"If it (the U.S. economic slowdown) continues much longer, D'Aveni's ideas might start to seem less provocative and more mainstream."- U.S. News & World Report
The United States and its economic allies are under attack by a force unlike any they have ever faced. China and other emerging nations are competing for markets around the world using their own versions of capitalism - and, thus far, they are winning handily.
In Strategic Capitalism, one of the world's leading authorities on global business strategy, Richard D'Aveni, describes how the "economic cold war" began, how it is being played out now, and how the West can change the course of events in its favor.
Brilliantly conceived—and sure to ignite passions on both sides of the political aisle—Strategic Capitalism calls for an end to the economic idealism that dominates the national dialog. It also calls for a cold, hard focus on reality, which is this: government-managed capitalist systems consistently outmaneuver and outperform the traditional laissez-faire capitalism of the West.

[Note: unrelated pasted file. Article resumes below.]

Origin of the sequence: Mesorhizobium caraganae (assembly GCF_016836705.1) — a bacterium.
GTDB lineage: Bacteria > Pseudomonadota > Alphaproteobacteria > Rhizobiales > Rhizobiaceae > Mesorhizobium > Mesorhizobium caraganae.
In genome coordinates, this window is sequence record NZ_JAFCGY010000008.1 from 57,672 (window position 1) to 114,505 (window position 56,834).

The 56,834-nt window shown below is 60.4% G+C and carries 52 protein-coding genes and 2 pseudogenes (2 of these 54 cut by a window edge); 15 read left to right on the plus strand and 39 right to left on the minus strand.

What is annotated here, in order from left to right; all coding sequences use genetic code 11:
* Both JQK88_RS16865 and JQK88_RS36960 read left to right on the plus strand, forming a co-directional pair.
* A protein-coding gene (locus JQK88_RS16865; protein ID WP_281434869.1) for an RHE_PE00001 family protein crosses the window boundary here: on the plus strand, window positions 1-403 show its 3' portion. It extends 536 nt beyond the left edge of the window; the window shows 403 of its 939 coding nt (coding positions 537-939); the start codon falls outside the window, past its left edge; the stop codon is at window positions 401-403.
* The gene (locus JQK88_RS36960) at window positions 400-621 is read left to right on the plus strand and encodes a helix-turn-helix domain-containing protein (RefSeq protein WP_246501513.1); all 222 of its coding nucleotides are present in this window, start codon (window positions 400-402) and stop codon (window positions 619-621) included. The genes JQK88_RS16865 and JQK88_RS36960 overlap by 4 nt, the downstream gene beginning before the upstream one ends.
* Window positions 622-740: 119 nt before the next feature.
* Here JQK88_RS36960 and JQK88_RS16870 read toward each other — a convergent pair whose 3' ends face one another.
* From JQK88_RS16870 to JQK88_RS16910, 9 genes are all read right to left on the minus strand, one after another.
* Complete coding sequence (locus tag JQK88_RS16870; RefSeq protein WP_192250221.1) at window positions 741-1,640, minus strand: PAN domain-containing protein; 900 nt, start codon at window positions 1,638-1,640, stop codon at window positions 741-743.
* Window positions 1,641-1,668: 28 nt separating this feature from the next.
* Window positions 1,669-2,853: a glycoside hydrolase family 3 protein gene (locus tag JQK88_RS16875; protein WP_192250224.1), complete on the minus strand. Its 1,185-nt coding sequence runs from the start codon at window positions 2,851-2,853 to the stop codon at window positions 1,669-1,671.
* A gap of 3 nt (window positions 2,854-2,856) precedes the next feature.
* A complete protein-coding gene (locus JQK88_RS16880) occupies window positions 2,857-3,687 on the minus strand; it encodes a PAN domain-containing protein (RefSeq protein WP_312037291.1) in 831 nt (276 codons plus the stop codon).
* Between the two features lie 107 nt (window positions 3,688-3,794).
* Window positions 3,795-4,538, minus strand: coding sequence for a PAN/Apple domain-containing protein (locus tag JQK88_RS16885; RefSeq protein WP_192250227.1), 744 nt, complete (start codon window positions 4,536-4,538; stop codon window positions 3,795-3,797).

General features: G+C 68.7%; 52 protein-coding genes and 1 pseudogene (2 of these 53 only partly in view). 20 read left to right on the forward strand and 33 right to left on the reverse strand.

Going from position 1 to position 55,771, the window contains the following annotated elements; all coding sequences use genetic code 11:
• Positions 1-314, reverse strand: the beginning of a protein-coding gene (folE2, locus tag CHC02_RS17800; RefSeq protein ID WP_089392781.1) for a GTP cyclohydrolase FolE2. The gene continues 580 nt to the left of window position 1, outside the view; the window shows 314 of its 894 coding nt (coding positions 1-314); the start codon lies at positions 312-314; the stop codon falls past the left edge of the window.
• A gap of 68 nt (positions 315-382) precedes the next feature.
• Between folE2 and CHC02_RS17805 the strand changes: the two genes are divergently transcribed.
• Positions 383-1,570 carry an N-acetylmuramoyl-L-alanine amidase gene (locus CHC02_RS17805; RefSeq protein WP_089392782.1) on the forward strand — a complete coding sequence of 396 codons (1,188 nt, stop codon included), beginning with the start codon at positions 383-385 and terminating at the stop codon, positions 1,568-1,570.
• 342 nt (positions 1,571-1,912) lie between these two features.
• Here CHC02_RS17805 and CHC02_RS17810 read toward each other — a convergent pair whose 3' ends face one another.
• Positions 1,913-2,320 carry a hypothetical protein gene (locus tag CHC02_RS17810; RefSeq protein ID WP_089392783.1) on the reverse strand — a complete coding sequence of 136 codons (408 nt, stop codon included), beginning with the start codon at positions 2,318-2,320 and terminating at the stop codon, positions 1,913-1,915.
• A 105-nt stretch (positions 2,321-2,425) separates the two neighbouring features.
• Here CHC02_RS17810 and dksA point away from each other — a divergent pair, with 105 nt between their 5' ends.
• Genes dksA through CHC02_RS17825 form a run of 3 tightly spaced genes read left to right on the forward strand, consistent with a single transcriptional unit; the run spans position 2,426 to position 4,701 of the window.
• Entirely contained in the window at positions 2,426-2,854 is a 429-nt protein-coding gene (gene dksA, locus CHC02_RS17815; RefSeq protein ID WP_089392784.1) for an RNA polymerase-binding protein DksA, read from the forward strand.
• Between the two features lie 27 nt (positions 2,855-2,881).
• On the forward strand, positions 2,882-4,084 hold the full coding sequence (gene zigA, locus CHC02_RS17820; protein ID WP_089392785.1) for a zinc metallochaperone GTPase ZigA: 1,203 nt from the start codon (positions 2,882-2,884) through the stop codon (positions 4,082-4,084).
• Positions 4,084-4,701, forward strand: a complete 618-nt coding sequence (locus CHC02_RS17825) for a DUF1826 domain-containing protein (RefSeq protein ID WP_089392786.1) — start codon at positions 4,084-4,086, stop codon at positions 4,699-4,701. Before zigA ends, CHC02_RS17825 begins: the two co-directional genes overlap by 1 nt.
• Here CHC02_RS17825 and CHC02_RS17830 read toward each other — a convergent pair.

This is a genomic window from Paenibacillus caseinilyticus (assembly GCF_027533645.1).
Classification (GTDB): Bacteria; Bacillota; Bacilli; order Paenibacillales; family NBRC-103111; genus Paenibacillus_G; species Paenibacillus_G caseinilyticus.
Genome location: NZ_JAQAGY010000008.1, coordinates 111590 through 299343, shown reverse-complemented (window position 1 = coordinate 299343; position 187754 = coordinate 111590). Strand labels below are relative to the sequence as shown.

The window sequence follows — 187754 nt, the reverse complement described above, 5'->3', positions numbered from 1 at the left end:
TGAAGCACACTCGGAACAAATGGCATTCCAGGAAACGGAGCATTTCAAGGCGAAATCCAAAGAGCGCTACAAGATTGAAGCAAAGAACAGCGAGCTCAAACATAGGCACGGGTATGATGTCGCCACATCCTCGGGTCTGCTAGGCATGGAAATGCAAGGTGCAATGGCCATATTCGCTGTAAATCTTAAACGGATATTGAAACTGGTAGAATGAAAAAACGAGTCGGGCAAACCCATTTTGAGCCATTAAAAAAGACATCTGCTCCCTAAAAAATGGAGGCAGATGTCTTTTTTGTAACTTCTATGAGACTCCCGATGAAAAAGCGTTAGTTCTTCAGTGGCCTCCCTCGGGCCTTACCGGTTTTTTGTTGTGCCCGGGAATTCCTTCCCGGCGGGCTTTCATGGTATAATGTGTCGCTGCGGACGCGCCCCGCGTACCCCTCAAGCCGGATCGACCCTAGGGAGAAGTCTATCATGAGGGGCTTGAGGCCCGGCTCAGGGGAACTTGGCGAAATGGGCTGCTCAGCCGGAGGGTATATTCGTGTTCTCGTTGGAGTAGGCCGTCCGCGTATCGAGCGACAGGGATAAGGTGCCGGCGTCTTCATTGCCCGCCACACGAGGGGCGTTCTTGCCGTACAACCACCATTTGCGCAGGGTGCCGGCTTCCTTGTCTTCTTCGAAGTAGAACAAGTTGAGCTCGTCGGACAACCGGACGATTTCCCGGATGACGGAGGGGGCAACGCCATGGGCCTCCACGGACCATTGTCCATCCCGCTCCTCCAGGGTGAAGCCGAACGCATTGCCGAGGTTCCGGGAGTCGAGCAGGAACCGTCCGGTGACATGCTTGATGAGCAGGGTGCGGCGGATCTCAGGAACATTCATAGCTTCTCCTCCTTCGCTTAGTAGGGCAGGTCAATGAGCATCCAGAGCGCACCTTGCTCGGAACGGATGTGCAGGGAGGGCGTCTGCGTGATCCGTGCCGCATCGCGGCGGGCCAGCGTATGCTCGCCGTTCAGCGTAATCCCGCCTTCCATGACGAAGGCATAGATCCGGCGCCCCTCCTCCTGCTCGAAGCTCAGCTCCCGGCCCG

With refreshing levels of thoroughness, knowledge, and detachment, D'Aveni describes the competitive landscape today. These are the facts:
If the West does not act soon, it stands to lose everything it holds dear: financial prosperity, economic freedom, geopolitical power, national security, and even democratic values.
This is disruptive innovation on a global scale. But instead of companies using breakthrough products and brands to gain market share, nations are devising "game-changing" economic systems to seize influence over—and beyond—the global economy.
Bleak as the situation may be, D'Aveni contends that the West can reverse the trends currently tilting the global balance of power. In order to meet the challenges of the future, America must revisit long-held assumptions about economics and economies, seriously consider radical alternative policies, and embrace the concept of Strategic Capitalism.